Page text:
BY KAZUAKI NAGATA, STAFF WRITER
Over the past month, Japan’s border control policies have flip-flopped over the newly discovered omicron variant of the coronavirus.
After the fifth COVID-19 wave waned and the vaccinated rate reached a high level, Japan opened up its borders to new entries by foreign nationals for the first time in almost a year.
Yet less than a month later, the country reversed course due to fears over the omicron variant, which is believed to be highly transmissible, once again shutting its borders to all arrivals except Japanese citizens and foreign residents.
For a brief period, the government even went a step further, announcing on Dec. 1 that it had asked airlines to stop taking new reservations for all international flights into Japan. But this drastic move was retracted the following day amid criticism that the measure was too strict, as it would have effectively prevented Japanese nationals from returning.
It also highlighted poor coordination within the government, since the transport ministry did not report the move to Prime Minister Fumio Kishida for two days.
All of that may have left some would-be travelers confused about the current situation, so here are some questions and answers about Japan’s entry restrictions.
So who can enter Japan now?
Basically, only Japanese and returning foreign residents are allowed to enter the country.
Foreign residents returning from 10 high-risk countries — Angola, Botswana, Eswatini, Lesotho, Malawi, Mozambique, South Africa, Zambia, Zimbabwe and Namibia — are barred.
Although the Japanese government had relaxed restrictions on Nov. 4 to accept new entries by foreign business travelers, students and technical trainees, that was put on hold after omicron was detected in South Africa.
Kishida has stressed that the decision was made to avoid a worst case scenario.
“Our administration thinks that we need to be extra cautious about unknown risks,” he said.
What about those under special circumstances?
The government will permit entries under special exceptional circumstances, including spouses and children of Japanese. Other foreign nationals can be granted entry for humanitarian reasons.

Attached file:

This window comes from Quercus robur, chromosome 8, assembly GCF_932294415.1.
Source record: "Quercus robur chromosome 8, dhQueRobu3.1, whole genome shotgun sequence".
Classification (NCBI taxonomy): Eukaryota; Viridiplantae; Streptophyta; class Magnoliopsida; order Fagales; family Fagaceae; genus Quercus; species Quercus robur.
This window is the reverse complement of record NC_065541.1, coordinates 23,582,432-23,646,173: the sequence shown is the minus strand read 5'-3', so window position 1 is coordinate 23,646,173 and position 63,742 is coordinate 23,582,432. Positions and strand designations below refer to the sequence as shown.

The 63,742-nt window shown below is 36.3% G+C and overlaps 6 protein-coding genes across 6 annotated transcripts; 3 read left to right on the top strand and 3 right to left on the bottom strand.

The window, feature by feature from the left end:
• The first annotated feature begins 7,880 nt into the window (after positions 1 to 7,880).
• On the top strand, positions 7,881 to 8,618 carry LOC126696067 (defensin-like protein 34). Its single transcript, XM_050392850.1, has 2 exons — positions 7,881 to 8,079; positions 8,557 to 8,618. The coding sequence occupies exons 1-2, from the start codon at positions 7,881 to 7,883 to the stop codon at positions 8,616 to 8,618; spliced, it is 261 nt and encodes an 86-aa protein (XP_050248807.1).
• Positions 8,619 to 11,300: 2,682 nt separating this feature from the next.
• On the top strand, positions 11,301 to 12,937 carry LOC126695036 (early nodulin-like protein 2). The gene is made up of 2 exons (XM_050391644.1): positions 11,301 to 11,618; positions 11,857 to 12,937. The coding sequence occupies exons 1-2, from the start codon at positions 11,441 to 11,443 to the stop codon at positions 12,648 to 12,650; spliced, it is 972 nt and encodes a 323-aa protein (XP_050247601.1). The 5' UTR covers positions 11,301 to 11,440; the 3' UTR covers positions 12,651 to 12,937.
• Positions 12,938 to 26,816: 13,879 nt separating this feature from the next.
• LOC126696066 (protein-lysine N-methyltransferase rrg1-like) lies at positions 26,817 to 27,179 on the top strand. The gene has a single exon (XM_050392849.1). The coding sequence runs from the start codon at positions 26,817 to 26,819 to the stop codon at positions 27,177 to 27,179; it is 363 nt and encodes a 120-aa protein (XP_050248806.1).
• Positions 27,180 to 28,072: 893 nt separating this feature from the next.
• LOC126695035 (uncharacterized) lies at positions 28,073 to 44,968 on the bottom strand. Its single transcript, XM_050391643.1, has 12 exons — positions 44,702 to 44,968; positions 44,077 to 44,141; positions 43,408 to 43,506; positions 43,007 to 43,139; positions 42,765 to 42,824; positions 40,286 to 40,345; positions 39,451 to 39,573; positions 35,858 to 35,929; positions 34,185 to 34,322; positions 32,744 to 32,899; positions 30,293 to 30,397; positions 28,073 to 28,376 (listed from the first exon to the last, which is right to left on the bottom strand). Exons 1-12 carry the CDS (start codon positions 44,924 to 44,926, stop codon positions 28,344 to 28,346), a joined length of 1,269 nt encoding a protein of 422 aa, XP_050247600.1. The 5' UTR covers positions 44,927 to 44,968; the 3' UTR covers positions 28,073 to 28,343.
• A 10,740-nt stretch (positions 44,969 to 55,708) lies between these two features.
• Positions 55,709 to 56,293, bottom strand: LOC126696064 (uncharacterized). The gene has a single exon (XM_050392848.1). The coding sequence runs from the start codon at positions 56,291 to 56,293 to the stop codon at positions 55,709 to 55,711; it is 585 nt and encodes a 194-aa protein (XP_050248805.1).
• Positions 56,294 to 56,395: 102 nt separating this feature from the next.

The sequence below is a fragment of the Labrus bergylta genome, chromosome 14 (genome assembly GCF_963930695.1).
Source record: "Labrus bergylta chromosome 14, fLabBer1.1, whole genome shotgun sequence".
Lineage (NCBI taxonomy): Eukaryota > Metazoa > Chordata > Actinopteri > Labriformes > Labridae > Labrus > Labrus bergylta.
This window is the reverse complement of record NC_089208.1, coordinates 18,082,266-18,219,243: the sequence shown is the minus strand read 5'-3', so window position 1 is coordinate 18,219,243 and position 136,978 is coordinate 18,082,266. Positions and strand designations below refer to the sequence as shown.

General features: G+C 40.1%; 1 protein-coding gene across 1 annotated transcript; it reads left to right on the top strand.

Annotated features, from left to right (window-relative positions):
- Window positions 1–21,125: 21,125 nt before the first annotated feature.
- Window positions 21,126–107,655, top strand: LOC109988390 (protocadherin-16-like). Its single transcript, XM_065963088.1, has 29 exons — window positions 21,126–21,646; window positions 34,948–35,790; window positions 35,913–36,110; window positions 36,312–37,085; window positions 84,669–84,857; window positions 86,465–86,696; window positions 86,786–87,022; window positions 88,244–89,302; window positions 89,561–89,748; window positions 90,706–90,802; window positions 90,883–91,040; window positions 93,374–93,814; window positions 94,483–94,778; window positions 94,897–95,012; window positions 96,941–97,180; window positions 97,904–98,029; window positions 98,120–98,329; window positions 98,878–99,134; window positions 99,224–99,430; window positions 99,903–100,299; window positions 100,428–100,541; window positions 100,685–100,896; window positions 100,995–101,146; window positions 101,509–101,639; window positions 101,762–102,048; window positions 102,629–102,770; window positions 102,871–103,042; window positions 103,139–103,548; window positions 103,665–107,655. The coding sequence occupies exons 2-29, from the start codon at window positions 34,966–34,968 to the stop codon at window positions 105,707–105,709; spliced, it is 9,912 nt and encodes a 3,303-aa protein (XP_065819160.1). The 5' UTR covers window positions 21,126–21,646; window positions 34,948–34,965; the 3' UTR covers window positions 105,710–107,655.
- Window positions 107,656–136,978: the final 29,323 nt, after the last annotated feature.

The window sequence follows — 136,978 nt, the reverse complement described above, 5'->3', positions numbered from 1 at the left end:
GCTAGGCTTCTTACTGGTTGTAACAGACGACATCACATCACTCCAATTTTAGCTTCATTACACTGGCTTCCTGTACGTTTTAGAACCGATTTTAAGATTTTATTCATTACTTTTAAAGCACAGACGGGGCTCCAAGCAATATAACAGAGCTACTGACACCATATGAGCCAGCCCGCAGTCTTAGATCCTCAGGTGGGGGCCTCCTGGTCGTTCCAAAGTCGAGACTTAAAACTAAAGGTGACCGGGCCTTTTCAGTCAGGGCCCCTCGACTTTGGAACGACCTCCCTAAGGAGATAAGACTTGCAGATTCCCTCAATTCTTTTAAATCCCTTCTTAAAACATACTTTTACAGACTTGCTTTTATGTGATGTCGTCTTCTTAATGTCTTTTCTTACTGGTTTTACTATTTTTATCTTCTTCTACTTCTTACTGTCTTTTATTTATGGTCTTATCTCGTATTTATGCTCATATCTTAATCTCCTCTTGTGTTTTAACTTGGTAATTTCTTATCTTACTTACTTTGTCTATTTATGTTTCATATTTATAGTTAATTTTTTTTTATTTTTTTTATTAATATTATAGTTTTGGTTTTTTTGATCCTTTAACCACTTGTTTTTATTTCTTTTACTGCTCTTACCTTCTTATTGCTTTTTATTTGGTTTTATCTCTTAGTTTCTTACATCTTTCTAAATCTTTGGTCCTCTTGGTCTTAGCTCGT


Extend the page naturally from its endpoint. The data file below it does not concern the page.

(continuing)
But Chief Cabinet Secretary Hirokazu Matsuno has said that the government will more strictly manage exceptional cases. For instance, exchange students sponsored by the Japanese government and participants in the Japan Exchange and Teaching Programme (JET) were considered eligible for special exemptions, but Matsuno said they will now be included in the entry ban.
What are the quarantine protocols for returning citizens and foreign residents?
All arrivals will need to isolate for 14 days.
Travelers coming from countries or regions with higher omicron case counts will first need to be quarantined for anywhere from 3 to 10 days at government-designated facilities before quarantining at a place of their choosing for the remaining days of the isolation period.
Since the outbreak of the omicron variant, more travelers from high-risk countries and areas have been forced to quarantine at government-designated facilities, according to a health ministry official.
The health ministry has said that people coming from countries and regions where omicron is not known to be spreading will be asked to isolate themselves at home to ensure there is enough room for people coming from countries where the omicron risk is higher.
Health minister Shigeyuki Goto said Friday that the government has increased the number of rooms at designated facilities to 10,000 from about 7,350 last week.
All travelers also need to provide a negative COVID-19 test result taken within 72 hours of their departures.
Arrivals also have to install smartphone apps to report their whereabouts daily during the 14-day isolation period.
What if people are fully vaccinated? Will their quarantine period be shorter?
For now, vaccinated individuals must undergo the same quarantine procedures as nonvaccinated people.
How long will Japan maintain the new entry ban?
The Kishida administration said it will close the border until Dec. 31, but any reopening will likely depend on how widely the omicron variant spreads both overseas and within Japan.
Japan had reported a total of 12 omicron cases as of Friday, with the first coming on Nov. 30. All cases have been detected in arriving passengers at airports.
Deputy Chief Cabinet Secretary Seiji Kihara did not give a clear answer during a news conference Friday when asked about the timing of a decision over whether to extend the entry restrictions, only stating that the government will monitor the situation with the omicron variant around the world and respond in an agile manner.